Available in January 2012, the G.I. Network will connect veterans and their families with more than 220,000 government and non-profit organizations as well as with each other.  The G.I. Network has been piloted over the last year with several Warrior Gateway non-profit and government partners to provide a collection of free tools and services to help veterans and military families find and connect with education, employment, health and wellness programs.

“Warrior Gateway has a history of providing innovative technology solutions designed to help veterans and their families,” said Devin B. Holmes, CEO of Warrior Gateway.  “Veterans tell us that there are too many disconnected resource websites.  The G.I. Network is the game changer that solves this problem.  It provides a solution to network all those resource websites and help people connect in a meaningful way.  Developed in response to the Joining Forces initiative, the G.I. Network helps each of us connect with veterans and their families in our communities.”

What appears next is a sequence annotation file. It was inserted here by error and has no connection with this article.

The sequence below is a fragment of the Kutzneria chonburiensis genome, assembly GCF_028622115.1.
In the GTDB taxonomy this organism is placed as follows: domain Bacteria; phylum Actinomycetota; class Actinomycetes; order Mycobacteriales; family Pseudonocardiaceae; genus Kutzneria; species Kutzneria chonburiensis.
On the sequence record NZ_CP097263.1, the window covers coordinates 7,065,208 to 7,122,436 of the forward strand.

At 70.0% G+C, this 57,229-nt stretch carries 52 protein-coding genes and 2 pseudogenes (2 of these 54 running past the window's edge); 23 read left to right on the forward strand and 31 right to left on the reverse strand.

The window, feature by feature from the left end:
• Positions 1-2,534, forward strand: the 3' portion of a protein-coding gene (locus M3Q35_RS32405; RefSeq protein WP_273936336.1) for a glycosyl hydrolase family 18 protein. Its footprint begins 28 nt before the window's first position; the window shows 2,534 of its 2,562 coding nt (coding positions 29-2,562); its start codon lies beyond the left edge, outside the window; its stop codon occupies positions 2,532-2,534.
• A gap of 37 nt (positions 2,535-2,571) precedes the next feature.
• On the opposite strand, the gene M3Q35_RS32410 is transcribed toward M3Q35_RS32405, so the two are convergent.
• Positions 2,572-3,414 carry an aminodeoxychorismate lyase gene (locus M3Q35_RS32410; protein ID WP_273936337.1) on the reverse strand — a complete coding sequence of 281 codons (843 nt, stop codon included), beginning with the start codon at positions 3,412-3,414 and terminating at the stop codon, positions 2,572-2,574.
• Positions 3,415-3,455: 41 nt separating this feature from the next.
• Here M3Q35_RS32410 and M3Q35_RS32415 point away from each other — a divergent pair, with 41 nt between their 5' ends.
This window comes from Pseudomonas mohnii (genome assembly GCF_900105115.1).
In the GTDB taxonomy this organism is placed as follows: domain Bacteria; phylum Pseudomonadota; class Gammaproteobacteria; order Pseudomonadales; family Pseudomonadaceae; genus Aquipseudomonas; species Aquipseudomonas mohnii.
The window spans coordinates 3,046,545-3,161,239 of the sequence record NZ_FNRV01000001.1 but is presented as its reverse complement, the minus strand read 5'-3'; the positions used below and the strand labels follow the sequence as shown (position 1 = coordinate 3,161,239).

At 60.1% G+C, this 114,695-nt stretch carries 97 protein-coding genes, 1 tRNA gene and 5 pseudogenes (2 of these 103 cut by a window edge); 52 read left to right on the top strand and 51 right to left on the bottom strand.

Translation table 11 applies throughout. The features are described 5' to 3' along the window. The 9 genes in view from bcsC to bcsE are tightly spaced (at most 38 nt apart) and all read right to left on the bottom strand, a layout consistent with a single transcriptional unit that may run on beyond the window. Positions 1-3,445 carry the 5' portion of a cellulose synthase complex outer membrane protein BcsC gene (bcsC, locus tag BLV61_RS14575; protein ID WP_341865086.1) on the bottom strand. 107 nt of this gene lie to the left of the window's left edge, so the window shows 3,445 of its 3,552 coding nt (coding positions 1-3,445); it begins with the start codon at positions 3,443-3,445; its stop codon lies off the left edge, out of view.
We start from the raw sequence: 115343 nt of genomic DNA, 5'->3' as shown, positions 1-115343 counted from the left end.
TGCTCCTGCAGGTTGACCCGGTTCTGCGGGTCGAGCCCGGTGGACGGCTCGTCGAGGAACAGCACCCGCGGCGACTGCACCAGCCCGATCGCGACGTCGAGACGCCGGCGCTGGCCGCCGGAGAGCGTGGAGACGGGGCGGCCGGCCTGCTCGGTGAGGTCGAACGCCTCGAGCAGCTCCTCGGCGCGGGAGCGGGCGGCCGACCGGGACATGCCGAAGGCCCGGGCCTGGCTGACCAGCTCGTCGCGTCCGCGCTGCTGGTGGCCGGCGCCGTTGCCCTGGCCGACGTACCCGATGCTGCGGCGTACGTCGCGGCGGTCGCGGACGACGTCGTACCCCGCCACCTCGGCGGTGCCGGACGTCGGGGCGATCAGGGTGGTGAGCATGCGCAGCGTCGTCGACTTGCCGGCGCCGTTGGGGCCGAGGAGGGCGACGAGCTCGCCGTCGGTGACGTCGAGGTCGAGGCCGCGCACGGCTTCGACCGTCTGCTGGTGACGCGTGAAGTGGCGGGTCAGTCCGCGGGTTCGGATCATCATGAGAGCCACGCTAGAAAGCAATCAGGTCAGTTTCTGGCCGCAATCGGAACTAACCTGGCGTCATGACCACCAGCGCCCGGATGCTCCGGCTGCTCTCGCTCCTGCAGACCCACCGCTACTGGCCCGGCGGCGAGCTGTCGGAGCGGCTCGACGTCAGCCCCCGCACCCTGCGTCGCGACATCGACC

The G.I. Network will launch in January 2012. For more information about participating and to be notified of the public launch, please visit:

About G.I. Network: A Nation of Support. One Network.: Publicly launching January 2012, the G.I. Network connects hundreds of thousands non-profits and government programs as well as millions of veterans under one network.  A program of Warrior Gateway, the G.I. Network harnesses state-of-the art technology to create the largest free network for today’s veterans to connect in their local community.

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Sea of Goodwill Series: The inTransition Program: Maintaining Continuity of Care through Transitions

The transition to civilian life for service members can be complicated, and if they are also receiving mental health treatment, the challenges multiply. They can find themselves wondering, “How do I continue with my treatment? What support services are available as I transition? Who can I turn to in an emergency?”  The inTransition Program can help answer these and many other questions.